Basics

Note

If you encounter issues you cannot resolve, simply ask in our Slack community’s #support channel. We are always happy and ready to help you!

Pipeline Creation

Consider a simple pipeline that 1) pre-processes raw data and 2) trains a model with the pre-processed data.

Pipeline Example

Once we have the pre-processed data and the trained model stored as LineaPy artifacts (which can be done during development sessions), building a pipeline reduces to “stitching” these artifacts, like so:

import lineapy

# Build an Airflow pipeline using artifacts
lineapy.to_pipeline(
   pipeline_name="iris_pipeline",
   artifacts=["iris_preprocessed", "iris_model"],
   dependencies={"iris_model": {"iris_preprocessed"}},
   output_dir="./output/pipeline_basics/",
   framework="AIRFLOW",
)

where {"iris_model": {"iris_preprocessed"}} is a way to indicate that the "iris_model" artifact depends on the "iris_preprocessed" artifact (check lineapy.to_pipeline() for more detailed API information).

Running this creates files that can be used to execute the pipeline as an Airflow DAG, including:

  • <pipeline_name>_module.py: Contains the artifact code refactored and packaged as function(s)

  • <pipeline_name>_dag.py: Uses the packaged function(s) to define the framework-specific pipeline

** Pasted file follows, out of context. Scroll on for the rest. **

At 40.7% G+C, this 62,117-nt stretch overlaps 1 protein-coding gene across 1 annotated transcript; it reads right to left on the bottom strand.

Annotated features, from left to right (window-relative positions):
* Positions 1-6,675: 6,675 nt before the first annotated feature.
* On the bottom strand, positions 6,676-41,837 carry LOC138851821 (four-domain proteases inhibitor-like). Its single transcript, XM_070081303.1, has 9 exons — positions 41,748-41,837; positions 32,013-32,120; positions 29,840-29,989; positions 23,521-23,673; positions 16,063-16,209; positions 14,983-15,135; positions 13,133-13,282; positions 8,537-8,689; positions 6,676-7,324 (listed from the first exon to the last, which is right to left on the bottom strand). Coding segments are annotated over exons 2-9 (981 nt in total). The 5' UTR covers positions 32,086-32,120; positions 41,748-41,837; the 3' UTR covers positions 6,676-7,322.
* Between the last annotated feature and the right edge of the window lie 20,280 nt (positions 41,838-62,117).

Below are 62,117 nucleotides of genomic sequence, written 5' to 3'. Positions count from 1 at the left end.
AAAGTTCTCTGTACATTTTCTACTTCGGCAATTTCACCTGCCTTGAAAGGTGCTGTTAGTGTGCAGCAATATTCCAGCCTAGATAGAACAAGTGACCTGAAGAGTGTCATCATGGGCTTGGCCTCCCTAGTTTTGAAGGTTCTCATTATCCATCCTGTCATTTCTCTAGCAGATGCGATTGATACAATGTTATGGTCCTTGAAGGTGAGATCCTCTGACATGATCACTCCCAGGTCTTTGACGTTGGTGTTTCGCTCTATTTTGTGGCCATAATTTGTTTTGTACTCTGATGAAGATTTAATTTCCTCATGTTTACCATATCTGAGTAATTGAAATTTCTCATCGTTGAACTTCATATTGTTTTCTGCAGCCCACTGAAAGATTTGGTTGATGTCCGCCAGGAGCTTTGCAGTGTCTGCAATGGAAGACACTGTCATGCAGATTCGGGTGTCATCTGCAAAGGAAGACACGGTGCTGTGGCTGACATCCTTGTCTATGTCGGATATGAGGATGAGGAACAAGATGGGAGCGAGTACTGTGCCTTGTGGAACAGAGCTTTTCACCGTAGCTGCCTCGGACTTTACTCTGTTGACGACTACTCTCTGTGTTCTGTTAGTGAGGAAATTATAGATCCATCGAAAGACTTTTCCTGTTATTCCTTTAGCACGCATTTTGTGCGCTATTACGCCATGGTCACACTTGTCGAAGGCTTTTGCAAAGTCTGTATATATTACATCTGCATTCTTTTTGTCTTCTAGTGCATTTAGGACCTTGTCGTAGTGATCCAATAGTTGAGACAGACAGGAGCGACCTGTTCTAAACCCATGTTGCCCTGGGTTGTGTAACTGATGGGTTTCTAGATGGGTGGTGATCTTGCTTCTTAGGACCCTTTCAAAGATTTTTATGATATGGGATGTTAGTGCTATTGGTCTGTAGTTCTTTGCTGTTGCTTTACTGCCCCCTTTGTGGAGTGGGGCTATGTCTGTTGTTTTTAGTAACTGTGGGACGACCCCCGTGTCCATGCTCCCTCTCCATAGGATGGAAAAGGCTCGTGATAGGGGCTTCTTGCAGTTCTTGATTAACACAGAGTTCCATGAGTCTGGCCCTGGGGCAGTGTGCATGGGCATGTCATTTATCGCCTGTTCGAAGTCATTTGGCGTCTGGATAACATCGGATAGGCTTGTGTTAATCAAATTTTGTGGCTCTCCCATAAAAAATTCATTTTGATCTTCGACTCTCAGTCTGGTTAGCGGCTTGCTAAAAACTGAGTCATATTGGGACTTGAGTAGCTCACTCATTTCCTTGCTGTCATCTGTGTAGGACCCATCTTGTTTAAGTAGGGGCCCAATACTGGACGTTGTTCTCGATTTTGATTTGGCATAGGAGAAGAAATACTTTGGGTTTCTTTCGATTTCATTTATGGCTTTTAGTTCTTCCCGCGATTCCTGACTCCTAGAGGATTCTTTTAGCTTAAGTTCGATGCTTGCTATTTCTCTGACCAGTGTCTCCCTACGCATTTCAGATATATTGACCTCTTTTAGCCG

• <pipeline_name>_requirements.txt: Lists any package dependencies for running the pipeline

  • <pipeline_name>_Dockerfile: Contains commands to set up the environment to run the pipeline

where <pipeline_name> is iris_pipeline in the current example.

Note

If you want hands-on practice, check out this tutorial notebook.

Output Files

Let’s take a closer look at these files. First, we have iris_pipeline_module.py looking as follows:

import pandas as pd
from sklearn.linear_model import LinearRegression


def get_iris_preprocessed():
    url = "https://raw.githubusercontent.com/LineaLabs/lineapy/main/examples/tutorials/data/iris.csv"
    df = pd.read_csv(url)
    color_map = {"Setosa": "green", "Versicolor": "blue", "Virginica": "red"}
    df["variety_color"] = df["variety"].map(color_map)
    df["d_versicolor"] = df["variety"].apply(lambda x: 1 if x == "Versicolor" else 0)
    df["d_virginica"] = df["variety"].apply(lambda x: 1 if x == "Virginica" else 0)
    return df


def get_iris_model(df):
    mod = LinearRegression()
    mod.fit(
        X=df[["petal.width", "d_versicolor", "d_virginica"]],
        y=df["sepal.width"],
    )
    return mod


def run_session_including_iris_preprocessed():
    # Given multiple artifacts, we need to save each right after
    # its calculation to protect from any irrelevant downstream
    # mutations (e.g., inside other artifact calculations)
    import copy

    artifacts = dict()
    df = get_iris_preprocessed()
    artifacts["iris_preprocessed"] = copy.deepcopy(df)
    mod = get_iris_model(df)
    artifacts["iris_model"] = copy.deepcopy(mod)
    return artifacts


def run_all_sessions():
    artifacts = dict()
    artifacts.update(run_session_including_iris_preprocessed())
    return artifacts


if __name__ == "__main__":
    # Edit this section to customize the behavior of artifacts
    artifacts = run_all_sessions()
    print(artifacts)